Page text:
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Re: I never say never llrrrpp

Posted by Larry Hoover on May 10, 2006, at 7:15:29

In reply to never going to feel better, posted by llrrrpp on May 9, 2006, at 17:01:32

Welcome, llrrrpp. How do you pronounce that? Do you have Martian blood, or did you marry into the bloodline?

> If I had cancer, I'd want to know about the biology of the illness. I feel like my doctors (T and pdoc working as a team) are giving me things to try and medicine to take, without telling me what to expect, or what's wrong with me.

Maybe there is a belief in them, about you, that you are competent to look after that part of the deal without too much of their help. An unspoken compliment. After all, you were wise enough to come here, and seek guidance.

> As a cognitive neuroscientist, I am happy to look up information on the internet,

Ahh! A fellow geekazoid. Tell us about your specialty?

> but I'm worried that I am biased and not objective. Much of the information I come across just makes me more anxious (so many of the studies are poorly designed and inconclusive, not to mention the conflicts of interest when a drug company is pushing their product and not publishing null results).

It sounds to me that you have a well-balanced sense of objectivity, to reach the conclusions with which you close out this quotation.

Yes, precisely, the studies are poorly designed. They are set up the way they are so that they can get the drug made legal. That is their primary task, to leap through hoops. The idea that they might actually be trying to learn something is ...well....quite civil of you to allow them. Any learning occurs by serendipity. Psych drugs are a business. They follow a business plan, not a treatment paradigm.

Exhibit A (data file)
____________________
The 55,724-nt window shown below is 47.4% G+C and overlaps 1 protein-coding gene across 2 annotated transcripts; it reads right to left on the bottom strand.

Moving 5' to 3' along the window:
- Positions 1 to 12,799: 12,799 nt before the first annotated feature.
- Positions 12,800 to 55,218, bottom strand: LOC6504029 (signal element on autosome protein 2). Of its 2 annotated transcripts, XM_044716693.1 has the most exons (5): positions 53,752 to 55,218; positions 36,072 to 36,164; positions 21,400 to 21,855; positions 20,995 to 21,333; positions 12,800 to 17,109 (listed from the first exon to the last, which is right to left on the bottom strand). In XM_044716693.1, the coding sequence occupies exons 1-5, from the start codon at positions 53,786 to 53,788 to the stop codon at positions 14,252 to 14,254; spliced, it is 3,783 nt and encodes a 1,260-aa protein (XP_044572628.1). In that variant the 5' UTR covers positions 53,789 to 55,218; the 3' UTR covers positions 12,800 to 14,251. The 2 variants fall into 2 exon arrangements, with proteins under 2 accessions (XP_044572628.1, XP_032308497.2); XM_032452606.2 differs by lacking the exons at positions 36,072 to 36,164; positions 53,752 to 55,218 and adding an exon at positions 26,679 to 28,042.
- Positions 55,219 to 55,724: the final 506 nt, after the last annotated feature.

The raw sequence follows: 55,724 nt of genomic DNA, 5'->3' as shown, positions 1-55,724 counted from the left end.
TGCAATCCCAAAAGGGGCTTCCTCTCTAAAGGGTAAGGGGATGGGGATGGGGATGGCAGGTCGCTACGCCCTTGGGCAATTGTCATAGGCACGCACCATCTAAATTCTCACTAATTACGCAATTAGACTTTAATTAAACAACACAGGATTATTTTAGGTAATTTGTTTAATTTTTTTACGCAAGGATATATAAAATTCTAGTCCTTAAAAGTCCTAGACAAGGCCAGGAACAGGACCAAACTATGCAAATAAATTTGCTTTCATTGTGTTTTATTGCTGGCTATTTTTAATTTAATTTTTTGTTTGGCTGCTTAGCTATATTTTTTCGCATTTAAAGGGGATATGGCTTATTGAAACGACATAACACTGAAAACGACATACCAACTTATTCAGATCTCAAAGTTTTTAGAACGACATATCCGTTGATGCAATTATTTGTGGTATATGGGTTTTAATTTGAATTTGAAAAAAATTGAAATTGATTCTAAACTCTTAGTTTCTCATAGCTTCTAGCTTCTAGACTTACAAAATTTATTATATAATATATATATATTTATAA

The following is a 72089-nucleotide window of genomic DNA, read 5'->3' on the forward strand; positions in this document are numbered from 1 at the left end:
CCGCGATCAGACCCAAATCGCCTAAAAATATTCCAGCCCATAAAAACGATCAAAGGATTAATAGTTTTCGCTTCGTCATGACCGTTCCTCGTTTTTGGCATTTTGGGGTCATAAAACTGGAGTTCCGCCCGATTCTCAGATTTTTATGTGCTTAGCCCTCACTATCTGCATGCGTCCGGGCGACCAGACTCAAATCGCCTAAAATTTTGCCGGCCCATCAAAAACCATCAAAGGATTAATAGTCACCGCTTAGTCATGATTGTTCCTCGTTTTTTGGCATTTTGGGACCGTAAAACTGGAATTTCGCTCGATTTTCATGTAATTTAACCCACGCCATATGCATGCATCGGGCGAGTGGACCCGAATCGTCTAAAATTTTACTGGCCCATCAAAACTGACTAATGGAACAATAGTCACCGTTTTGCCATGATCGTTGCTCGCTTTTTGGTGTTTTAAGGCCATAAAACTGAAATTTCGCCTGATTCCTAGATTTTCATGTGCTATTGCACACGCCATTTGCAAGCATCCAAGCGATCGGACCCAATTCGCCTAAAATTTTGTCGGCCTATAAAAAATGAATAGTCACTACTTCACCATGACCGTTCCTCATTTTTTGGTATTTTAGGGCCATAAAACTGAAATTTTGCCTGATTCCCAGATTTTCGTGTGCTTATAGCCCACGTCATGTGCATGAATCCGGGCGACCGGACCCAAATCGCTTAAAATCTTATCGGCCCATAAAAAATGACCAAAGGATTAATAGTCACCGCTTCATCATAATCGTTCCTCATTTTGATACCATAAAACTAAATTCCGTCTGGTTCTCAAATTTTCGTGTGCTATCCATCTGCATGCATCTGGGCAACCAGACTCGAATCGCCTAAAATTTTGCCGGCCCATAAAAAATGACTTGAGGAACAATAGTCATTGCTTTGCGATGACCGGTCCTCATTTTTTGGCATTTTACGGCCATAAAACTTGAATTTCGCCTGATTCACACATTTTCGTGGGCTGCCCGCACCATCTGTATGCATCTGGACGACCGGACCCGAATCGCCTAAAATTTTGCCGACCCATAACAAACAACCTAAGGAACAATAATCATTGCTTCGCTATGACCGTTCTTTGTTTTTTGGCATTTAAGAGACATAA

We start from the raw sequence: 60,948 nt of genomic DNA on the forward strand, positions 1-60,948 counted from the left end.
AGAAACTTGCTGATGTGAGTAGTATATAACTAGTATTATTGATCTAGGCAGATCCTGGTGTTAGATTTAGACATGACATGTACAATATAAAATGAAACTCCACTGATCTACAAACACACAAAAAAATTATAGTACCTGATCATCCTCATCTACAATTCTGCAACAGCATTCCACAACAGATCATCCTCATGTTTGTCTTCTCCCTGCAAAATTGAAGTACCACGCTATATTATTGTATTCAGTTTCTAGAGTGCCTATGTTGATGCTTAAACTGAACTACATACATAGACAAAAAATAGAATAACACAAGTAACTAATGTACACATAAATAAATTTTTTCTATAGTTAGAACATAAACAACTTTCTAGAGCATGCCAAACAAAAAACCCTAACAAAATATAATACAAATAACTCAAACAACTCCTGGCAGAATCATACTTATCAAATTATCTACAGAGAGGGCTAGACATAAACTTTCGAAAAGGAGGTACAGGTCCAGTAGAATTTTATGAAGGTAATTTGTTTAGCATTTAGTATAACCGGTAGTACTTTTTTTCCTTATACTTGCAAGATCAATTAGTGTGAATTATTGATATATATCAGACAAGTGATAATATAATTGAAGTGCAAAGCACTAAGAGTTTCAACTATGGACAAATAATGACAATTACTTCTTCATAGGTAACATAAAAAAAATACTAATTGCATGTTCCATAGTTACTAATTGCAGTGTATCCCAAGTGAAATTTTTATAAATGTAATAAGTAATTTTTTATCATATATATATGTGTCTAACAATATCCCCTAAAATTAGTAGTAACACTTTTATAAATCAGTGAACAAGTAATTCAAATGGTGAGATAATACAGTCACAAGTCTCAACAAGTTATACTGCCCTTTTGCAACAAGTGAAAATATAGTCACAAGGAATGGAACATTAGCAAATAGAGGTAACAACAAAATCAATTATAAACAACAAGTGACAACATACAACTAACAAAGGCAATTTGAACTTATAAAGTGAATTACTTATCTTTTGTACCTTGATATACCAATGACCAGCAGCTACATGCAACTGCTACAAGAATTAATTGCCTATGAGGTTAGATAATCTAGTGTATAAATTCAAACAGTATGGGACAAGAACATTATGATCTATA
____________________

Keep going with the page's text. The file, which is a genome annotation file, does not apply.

I'm not going to make any assumptions about what you've found or not found, online, so:

Best source of drug info, monographs:
Always select the generic, once the drug is discovered in the results page. The monograph is attached to the generic link.

Most all-around and detailed source of mental health information:
Doesn't limit itself to the DSM; includes not only ICD-10 literature, but also innovative hypotheses/treatments

Also, the entire Babble archives are more or less searchable by Google. Google will pull up lots of older material, but it misses things, for some reason.

Anyway, welcome aboard. Always great to see a fellow scientist around. I always learn stuff.

> I wish I had a buddy who was also feeling like a lab rat. The loneliness of it all is the worst.

If nothing else, my nascent friend, you're in a place where people can truthfully say, I think I know how you feel.





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